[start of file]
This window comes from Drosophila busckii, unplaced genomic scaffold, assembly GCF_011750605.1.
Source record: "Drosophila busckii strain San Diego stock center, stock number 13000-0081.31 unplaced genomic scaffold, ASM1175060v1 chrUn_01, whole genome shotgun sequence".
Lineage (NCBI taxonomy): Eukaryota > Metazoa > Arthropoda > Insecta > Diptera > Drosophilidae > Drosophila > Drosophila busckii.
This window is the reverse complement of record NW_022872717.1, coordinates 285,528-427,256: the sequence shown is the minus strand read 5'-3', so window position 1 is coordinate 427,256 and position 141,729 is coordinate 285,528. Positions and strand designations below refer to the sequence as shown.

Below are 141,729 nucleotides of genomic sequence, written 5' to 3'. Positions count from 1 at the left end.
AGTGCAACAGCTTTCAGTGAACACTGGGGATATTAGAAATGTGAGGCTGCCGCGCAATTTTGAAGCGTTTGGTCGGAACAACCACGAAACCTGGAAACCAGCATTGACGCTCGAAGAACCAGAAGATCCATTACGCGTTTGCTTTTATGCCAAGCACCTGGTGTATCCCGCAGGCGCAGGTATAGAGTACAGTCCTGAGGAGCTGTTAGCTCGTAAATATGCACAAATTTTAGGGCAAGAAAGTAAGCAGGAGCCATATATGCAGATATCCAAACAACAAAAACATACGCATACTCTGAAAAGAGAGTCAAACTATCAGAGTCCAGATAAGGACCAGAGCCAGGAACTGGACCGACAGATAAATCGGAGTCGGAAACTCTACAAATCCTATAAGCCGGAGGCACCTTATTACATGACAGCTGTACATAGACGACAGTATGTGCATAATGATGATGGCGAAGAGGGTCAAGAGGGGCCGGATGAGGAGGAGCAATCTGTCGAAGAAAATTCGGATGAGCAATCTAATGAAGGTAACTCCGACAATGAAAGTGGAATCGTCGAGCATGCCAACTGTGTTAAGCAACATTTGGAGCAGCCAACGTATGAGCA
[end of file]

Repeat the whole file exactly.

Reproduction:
This window comes from Drosophila busckii, unplaced genomic scaffold, assembly GCF_011750605.1.
Source record: "Drosophila busckii strain San Diego stock center, stock number 13000-0081.31 unplaced genomic scaffold, ASM1175060v1 chrUn_01, whole genome shotgun sequence".
Lineage (NCBI taxonomy): Eukaryota > Metazoa > Arthropoda > Insecta > Diptera > Drosophilidae > Drosophila > Drosophila busckii.
This window is the reverse complement of record NW_022872717.1, coordinates 285,528-427,256: the sequence shown is the minus strand read 5'-3', so window position 1 is coordinate 427,256 and position 141,729 is coordinate 285,528. Positions and strand designations below refer to the sequence as shown.

Below are 141,729 nucleotides of genomic sequence, written 5' to 3'. Positions count from 1 at the left end.
AGTGCAACAGCTTTCAGTGAACACTGGGGATATTAGAAATGTGAGGCTGCCGCGCAATTTTGAAGCGTTTGGTCGGAACAACCACGAAACCTGGAAACCAGCATTGACGCTCGAAGAACCAGAAGATCCATTACGCGTTTGCTTTTATGCCAAGCACCTGGTGTATCCCGCAGGCGCAGGTATAGAGTACAGTCCTGAGGAGCTGTTAGCTCGTAAATATGCACAAATTTTAGGGCAAGAAAGTAAGCAGGAGCCATATATGCAGATATCCAAACAACAAAAACATACGCATACTCTGAAAAGAGAGTCAAACTATCAGAGTCCAGATAAGGACCAGAGCCAGGAACTGGACCGACAGATAAATCGGAGTCGGAAACTCTACAAATCCTATAAGCCGGAGGCACCTTATTACATGACAGCTGTACATAGACGACAGTATGTGCATAATGATGATGGCGAAGAGGGTCAAGAGGGGCCGGATGAGGAGGAGCAATCTGTCGAAGAAAATTCGGATGAGCAATCTAATGAAGGTAACTCCGACAATGAAAGTGGAATCGTCGAGCATGCCAACTGTGTTAAGCAACATTTGGAGCAGCCAACGTATGAGCA